Peter Berresford Ellis reviews The Real Chief: Liam Lynch, Meda Ryan, Mercier Press, (new edition, 2005), ISBN 1-85635-460-1, €15.95 pbk
LIAM LYNCH (1893-1923) from Co. Limerick, has been much overlooked by modern Irish historians and, even when noticed, he has been often scathingly dismissed as merely a `gunman'. Among republican historiographers, he has been eclipsed by the exploits of Tom Barry or Ernie O'Malley.
But Lynch, as commander of Cork No 2 Brigade, was one of the farsighted guerrilla leaders whose activities in the south-west of Ireland during the War of Independence were to force England to the negotiating table.
He is perhaps best remembered for his capture of Brigadier C.H.T. Lucas, commanding the 16th Infantry Brigade at Fermoy, and two of his colonels. The professionalism of that exploit and the courtesy with which he treated his prisoners earned praise from no less a person than General Lucas himself. The general's troops, however, ran amok in the area, destroying property and injuring innocent bystanders when news of the brigadier's capture reached them.
Lynch stood firmly for the republic. His most famous quote was: "We have declared for an Irish Republic, and will not live under any other law". Florence O'Donoghue used that for the title of his study of Lynch and the period No Other Law (1954) which remained the only work fully acknowledging Lynch until Dr Ryan.
As the country moved towards civil war in 1922, the majority of the former republican forces elected Lynch as Chief of Staff of the republican forces at a Dublin convention. When the `Provisional Government' with borrowed British artillery, opened fire on the republican positions in Dublin, and the civil war became a fact, Lynch assumed command of his old division, the 1st Southern Division.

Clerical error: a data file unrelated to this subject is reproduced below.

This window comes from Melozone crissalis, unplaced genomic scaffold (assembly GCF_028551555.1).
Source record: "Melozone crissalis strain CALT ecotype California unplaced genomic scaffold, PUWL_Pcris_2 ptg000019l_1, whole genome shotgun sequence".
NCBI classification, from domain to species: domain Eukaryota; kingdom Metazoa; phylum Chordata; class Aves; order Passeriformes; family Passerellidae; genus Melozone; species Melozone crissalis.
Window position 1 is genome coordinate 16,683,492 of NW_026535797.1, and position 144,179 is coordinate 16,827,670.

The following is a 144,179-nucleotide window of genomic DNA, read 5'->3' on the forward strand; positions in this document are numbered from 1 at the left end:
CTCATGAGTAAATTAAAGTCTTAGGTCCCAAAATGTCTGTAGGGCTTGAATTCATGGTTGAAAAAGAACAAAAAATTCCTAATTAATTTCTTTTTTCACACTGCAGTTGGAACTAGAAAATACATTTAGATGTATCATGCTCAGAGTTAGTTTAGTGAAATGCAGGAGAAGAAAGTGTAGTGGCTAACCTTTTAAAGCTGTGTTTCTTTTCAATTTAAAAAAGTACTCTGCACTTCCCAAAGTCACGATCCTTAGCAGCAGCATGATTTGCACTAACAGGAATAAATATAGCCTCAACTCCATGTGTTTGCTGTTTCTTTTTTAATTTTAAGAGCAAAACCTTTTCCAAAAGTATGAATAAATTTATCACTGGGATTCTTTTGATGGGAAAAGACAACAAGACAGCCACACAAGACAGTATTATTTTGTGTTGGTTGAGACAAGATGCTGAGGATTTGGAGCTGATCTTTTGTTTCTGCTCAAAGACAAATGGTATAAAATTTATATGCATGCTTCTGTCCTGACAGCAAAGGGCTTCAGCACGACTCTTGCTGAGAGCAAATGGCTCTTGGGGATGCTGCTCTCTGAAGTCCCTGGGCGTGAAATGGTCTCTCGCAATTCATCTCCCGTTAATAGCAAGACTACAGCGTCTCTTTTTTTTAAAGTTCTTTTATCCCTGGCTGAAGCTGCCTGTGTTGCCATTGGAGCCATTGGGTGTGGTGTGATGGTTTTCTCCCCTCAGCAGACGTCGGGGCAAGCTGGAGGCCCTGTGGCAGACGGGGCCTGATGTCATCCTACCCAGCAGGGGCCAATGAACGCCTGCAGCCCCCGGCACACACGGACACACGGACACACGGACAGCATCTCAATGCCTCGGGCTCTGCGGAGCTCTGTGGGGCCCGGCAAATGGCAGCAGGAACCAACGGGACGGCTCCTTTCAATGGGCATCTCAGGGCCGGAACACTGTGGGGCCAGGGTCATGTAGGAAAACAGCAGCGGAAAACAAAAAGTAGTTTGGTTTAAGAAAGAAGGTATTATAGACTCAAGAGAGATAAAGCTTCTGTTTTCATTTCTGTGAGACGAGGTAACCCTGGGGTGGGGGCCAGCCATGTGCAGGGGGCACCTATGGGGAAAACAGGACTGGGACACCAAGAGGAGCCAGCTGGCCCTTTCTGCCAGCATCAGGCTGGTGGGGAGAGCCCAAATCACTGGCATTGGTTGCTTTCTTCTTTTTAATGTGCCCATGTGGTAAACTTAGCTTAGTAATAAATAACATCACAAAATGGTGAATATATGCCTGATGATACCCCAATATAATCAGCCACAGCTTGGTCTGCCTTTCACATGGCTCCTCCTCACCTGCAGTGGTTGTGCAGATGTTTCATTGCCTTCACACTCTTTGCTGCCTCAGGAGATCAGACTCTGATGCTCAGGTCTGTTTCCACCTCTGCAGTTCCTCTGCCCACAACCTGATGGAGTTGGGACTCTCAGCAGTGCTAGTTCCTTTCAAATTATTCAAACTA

As the new government was able to recruit and arm, not from their old comrades in the republican forces, but from the disbanded Irish regiments of the British army, it soon became clear that the republican forces, initially outnumbering the Provisional government forces, were themselves outnumbered and outgunned. As the pro-Treaty forces moved into Cork, Lynch ordered his field army to split into small irregular units or flying columns.
But the forces of the `Provisional Government' were unstoppable.
Meda Ryan's biography, with the aid of Lynch's personal letters and other documents, traces the life of one of Ireland's most devoted sons who put in abeyance his own life - he was engaged to be married and had it postponed until an end of the hostilities - to serve the country.
The author shows that Lynch was not the narrow fanatic that he has been painted by some modern commentators but that he initially sought to avoid a civil war. At the same time he was unwavering in his effort to achieve a thirty-two country republic rather than a broken, partitioned land which, he well knew, would only lead to future bloodshed through subsequent generations until the country was eventually reunified and independent.
He gave his life in that cause in April, 1923, when forces of the 'Provisional Government' shot him dead as he made his way to a meeting of the Republican executive at which a discussion to the end of the war was scheduled.
This is an essential book, one they clears up the speculation whether Lynch was assassinated by fellow republicans who wanted to surrender to the 'Provisional Government' or whether he was shot after being taken prisoner. Meda Ryan examines and presents the evidence, which should finally end such speculation.
Once again, Meda Ryan, as in her book on Tom Barry, has done a great service and secured her reputation as one of the most important historians of the turbulent years of 1916-23. She has demonstrated that there is still much we have to learn about this crucial period in Irish history.
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Copyright © 2005 Peter Berresford Ellis